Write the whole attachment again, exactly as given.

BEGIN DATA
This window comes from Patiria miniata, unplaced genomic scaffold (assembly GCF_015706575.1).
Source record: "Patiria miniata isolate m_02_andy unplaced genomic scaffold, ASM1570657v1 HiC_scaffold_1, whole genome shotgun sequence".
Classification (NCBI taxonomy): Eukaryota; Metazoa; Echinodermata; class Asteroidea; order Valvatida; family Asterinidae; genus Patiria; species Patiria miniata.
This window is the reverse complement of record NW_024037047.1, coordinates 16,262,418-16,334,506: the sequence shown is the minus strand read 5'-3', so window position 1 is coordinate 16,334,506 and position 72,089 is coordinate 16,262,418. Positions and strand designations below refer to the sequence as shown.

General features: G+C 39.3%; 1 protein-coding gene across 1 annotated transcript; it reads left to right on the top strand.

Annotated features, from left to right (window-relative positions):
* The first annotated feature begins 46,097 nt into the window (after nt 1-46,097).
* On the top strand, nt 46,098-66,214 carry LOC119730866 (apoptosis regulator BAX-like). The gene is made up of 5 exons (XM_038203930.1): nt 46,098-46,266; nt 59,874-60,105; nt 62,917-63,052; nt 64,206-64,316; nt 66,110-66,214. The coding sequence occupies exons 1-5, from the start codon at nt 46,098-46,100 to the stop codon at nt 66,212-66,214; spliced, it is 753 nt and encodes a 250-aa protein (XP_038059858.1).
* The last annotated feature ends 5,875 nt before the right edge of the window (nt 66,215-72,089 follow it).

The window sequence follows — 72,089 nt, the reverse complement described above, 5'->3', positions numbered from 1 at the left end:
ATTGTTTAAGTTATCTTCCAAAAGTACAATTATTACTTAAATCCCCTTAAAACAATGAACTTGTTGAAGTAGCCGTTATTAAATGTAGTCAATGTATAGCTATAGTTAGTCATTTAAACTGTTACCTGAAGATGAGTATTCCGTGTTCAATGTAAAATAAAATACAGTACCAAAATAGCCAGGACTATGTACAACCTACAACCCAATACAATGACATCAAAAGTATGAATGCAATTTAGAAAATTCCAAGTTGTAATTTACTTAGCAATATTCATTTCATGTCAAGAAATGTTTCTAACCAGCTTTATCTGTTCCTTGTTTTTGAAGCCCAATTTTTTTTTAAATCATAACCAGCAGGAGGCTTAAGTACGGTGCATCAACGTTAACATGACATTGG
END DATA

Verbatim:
This window comes from Patiria miniata, unplaced genomic scaffold (assembly GCF_015706575.1).
Source record: "Patiria miniata isolate m_02_andy unplaced genomic scaffold, ASM1570657v1 HiC_scaffold_1, whole genome shotgun sequence".
Classification (NCBI taxonomy): Eukaryota; Metazoa; Echinodermata; class Asteroidea; order Valvatida; family Asterinidae; genus Patiria; species Patiria miniata.
This window is the reverse complement of record NW_024037047.1, coordinates 16,262,418-16,334,506: the sequence shown is the minus strand read 5'-3', so window position 1 is coordinate 16,334,506 and position 72,089 is coordinate 16,262,418. Positions and strand designations below refer to the sequence as shown.

General features: G+C 39.3%; 1 protein-coding gene across 1 annotated transcript; it reads left to right on the top strand.

Annotated features, from left to right (window-relative positions):
* The first annotated feature begins 46,097 nt into the window (after nt 1-46,097).
* On the top strand, nt 46,098-66,214 carry LOC119730866 (apoptosis regulator BAX-like). The gene is made up of 5 exons (XM_038203930.1): nt 46,098-46,266; nt 59,874-60,105; nt 62,917-63,052; nt 64,206-64,316; nt 66,110-66,214. The coding sequence occupies exons 1-5, from the start codon at nt 46,098-46,100 to the stop codon at nt 66,212-66,214; spliced, it is 753 nt and encodes a 250-aa protein (XP_038059858.1).
* The last annotated feature ends 5,875 nt before the right edge of the window (nt 66,215-72,089 follow it).

The window sequence follows — 72,089 nt, the reverse complement described above, 5'->3', positions numbered from 1 at the left end:
ATTGTTTAAGTTATCTTCCAAAAGTACAATTATTACTTAAATCCCCTTAAAACAATGAACTTGTTGAAGTAGCCGTTATTAAATGTAGTCAATGTATAGCTATAGTTAGTCATTTAAACTGTTACCTGAAGATGAGTATTCCGTGTTCAATGTAAAATAAAATACAGTACCAAAATAGCCAGGACTATGTACAACCTACAACCCAATACAATGACATCAAAAGTATGAATGCAATTTAGAAAATTCCAAGTTGTAATTTACTTAGCAATATTCATTTCATGTCAAGAAATGTTTCTAACCAGCTTTATCTGTTCCTTGTTTTTGAAGCCCAATTTTTTTTTAAATCATAACCAGCAGGAGGCTTAAGTACGGTGCATCAACGTTAACATGACATTGG